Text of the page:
Local man loses appeal on sentence

A former Burnaby high school basketball star has lost an appeal of his sentence for weapons trafficking and counselling to commit murder.

Aleksander Radjenovic, now 30, was living with his parents in New Westminster when he was sentenced in 2011 and 2012 to a total of 22 years in prison—18 years for three counts of counselling homicide and four years for the weapons charges.

He appealed, claiming that the total sentence was overly long and harsh.

Radjenovic moved to Canada with his family at age 14 from the former Yugoslavia where he witnessed the atrocities of the civil war in the early 1990s, said B.C. Court of Appeal Justice John Hall in his reasons for judgment, which were agreed to unanimously by the three-judge panel.

The family settled in 1997 as landed immigrants in Burnaby where Radjenovic starred on Burnaby South secondary's basketball and track-and-field teams. He was later recruited by Langara College to play basketball there but his playing career ended early due to a leg injury.

In 2004, he went into business by opening a hunting and fishing store that specialized in importing firearms from Europe. He eventually became involved in a scheme to exploit a loophole in Canadian law in which deactivated firearms could be sold without complying with licencing regulations, the judgment said.

In 2006, Radjenovic received 300 handguns at Vancouver airport and took them to a Burnaby facility where he instructed an associate to remove identity markings from the guns. Then he began selling them.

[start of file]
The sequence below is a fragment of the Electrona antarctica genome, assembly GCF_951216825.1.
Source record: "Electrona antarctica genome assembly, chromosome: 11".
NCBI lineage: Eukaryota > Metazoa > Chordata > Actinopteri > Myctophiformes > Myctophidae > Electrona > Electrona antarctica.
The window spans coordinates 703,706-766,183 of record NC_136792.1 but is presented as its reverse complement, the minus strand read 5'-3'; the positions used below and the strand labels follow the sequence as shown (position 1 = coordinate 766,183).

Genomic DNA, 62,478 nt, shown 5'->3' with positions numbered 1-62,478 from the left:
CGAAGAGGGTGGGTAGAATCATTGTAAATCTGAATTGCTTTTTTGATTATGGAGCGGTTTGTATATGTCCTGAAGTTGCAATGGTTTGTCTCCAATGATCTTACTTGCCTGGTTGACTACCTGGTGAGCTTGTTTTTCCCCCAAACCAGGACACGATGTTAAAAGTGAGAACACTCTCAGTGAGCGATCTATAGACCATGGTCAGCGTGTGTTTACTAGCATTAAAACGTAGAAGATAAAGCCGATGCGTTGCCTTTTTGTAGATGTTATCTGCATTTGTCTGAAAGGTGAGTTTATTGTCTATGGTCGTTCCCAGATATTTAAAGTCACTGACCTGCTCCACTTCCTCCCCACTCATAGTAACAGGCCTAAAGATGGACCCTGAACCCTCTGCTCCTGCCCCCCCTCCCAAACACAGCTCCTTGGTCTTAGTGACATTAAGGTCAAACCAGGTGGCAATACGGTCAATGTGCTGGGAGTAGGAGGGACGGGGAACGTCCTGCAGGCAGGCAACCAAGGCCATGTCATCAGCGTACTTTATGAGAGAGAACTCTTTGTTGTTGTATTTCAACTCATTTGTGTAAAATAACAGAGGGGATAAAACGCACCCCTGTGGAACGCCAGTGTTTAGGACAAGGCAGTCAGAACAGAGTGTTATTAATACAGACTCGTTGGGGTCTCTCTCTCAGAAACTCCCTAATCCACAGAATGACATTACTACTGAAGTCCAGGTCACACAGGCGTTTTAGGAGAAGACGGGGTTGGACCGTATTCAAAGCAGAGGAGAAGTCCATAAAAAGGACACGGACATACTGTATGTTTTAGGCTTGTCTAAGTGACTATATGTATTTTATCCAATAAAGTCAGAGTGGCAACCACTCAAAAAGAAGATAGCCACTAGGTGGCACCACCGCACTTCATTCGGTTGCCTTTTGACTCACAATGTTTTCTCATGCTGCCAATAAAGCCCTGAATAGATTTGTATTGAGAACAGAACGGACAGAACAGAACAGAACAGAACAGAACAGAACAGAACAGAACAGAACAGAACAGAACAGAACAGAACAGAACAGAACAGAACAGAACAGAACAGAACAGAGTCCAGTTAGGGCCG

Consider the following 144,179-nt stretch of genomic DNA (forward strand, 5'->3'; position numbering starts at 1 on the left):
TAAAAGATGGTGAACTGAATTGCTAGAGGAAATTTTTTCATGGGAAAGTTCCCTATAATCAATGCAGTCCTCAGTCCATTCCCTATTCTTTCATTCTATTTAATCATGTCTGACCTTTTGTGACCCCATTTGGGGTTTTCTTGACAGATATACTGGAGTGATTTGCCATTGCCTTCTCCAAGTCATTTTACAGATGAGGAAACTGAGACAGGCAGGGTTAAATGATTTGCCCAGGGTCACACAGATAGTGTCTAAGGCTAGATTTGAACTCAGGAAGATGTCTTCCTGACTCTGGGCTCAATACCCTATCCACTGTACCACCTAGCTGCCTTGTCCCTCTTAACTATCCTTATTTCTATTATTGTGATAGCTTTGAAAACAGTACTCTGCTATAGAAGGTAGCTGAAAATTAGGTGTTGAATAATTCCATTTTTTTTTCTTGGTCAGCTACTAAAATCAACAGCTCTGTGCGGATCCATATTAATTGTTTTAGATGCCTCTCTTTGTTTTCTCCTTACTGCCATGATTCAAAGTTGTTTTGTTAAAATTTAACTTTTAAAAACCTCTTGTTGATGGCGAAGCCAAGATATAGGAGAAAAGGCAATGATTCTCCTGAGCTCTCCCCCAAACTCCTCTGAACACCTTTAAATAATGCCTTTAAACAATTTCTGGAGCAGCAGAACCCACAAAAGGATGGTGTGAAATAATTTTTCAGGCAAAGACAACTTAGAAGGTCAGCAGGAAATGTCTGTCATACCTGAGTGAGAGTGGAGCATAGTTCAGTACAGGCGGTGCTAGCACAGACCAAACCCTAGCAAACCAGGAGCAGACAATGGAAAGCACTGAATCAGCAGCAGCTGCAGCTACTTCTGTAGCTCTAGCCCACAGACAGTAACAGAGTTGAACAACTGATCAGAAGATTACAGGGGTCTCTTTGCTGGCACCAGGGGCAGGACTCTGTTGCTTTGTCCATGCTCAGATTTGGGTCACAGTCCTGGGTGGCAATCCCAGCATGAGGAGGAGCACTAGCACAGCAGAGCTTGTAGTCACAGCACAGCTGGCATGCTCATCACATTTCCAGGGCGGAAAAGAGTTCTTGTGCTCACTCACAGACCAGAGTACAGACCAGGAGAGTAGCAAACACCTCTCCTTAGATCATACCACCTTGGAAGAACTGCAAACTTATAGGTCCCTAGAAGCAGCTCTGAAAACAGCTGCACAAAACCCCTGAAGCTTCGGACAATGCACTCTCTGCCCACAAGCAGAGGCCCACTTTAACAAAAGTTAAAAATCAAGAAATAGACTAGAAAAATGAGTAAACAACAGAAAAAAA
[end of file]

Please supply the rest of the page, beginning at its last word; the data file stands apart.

He was arrested and charged with trafficking in weapons soon afterwards.

It was while he was out on bail and awaiting trial that he started up a new business venture—arranging murders for profit.

Between Nov. 1, 2008 and May 21, 2009, he counselled another person to commit the murders of three targeted individuals. That person "agreed, feeling he had no other choice," but eventually became a police agent.

While attempts were made on the three targets, the murders were never carried out. Nor were the plans abandoned.

Instead, Radjenovic rented an apartment in New Westminster and installed a safe in a bedroom closet where firearms and ammunition were stored and he and the police agent could meet. They tested out the weapons at night at Riverway Golf Course in Burnaby. A few months later, the police agent hired a lawyer and went to the police.

"Ultimately, no one was killed but that was more by fortuitous happenstance than any lack of effort on the part of the appellant," the judgment said.

When the police agent told Radjenovic he had killed one of the targets, he was congratulated. Shortly afterwards, police arrested Radjenovic and charged him with counselling the three homicides.

"Murder is usually considered to be the apex of criminal behaviour," the judgment said. "He professed satisfaction when advised (falsely) that a killing had occurred. This is anti-social behaviour of a high and serious order."

In dismissing the appeal, the Hall said the lengthy total sentence is required to denounce the crimes and serve as a deterrence. And, he noted, one of the most aggravating circumstances was that Radjenovic was out on bail on the weapons charges and required to refrain from breaking the law when the murderer-for-hire scheme was launched.

"This circumstance demonstrates that this appellant is particularly in need of lengthy and effective external supervision to avoid future breaches of the criminal law."

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